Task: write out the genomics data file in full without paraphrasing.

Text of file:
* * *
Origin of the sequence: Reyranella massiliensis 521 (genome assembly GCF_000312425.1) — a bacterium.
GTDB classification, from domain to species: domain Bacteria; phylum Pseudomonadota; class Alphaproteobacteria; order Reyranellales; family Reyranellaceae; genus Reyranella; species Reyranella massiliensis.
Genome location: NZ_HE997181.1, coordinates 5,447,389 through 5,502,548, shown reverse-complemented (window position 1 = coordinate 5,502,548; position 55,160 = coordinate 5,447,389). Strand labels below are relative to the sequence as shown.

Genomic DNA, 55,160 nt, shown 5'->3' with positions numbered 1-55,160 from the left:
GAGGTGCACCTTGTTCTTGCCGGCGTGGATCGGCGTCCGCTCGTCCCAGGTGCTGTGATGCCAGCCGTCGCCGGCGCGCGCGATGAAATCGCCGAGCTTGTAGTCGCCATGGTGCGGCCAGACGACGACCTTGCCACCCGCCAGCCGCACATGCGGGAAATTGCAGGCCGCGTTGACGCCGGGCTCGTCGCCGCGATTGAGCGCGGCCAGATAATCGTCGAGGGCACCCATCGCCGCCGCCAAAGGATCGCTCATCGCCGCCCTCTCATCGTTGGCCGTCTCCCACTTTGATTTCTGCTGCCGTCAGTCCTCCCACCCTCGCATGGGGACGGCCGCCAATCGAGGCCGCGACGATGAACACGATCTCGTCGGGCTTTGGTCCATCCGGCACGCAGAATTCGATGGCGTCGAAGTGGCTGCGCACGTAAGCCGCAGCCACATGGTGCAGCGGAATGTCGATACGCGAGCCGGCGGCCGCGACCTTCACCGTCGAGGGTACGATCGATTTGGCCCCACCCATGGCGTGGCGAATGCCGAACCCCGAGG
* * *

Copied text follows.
Origin of the sequence: Reyranella massiliensis 521 (genome assembly GCF_000312425.1) — a bacterium.
GTDB classification, from domain to species: domain Bacteria; phylum Pseudomonadota; class Alphaproteobacteria; order Reyranellales; family Reyranellaceae; genus Reyranella; species Reyranella massiliensis.
Genome location: NZ_HE997181.1, coordinates 5,447,389 through 5,502,548, shown reverse-complemented (window position 1 = coordinate 5,502,548; position 55,160 = coordinate 5,447,389). Strand labels below are relative to the sequence as shown.

Genomic DNA, 55,160 nt, shown 5'->3' with positions numbered 1-55,160 from the left:
GAGGTGCACCTTGTTCTTGCCGGCGTGGATCGGCGTCCGCTCGTCCCAGGTGCTGTGATGCCAGCCGTCGCCGGCGCGCGCGATGAAATCGCCGAGCTTGTAGTCGCCATGGTGCGGCCAGACGACGACCTTGCCACCCGCCAGCCGCACATGCGGGAAATTGCAGGCCGCGTTGACGCCGGGCTCGTCGCCGCGATTGAGCGCGGCCAGATAATCGTCGAGGGCACCCATCGCCGCCGCCAAAGGATCGCTCATCGCCGCCCTCTCATCGTTGGCCGTCTCCCACTTTGATTTCTGCTGCCGTCAGTCCTCCCACCCTCGCATGGGGACGGCCGCCAATCGAGGCCGCGACGATGAACACGATCTCGTCGGGCTTTGGTCCATCCGGCACGCAGAATTCGATGGCGTCGAAGTGGCTGCGCACGTAAGCCGCAGCCACATGGTGCAGCGGAATGTCGATACGCGAGCCGGCGGCCGCGACCTTCACCGTCGAGGGTACGATCGATTTGGCCCCACCCATGGCGTGGCGAATGCCGAACCCCGAGG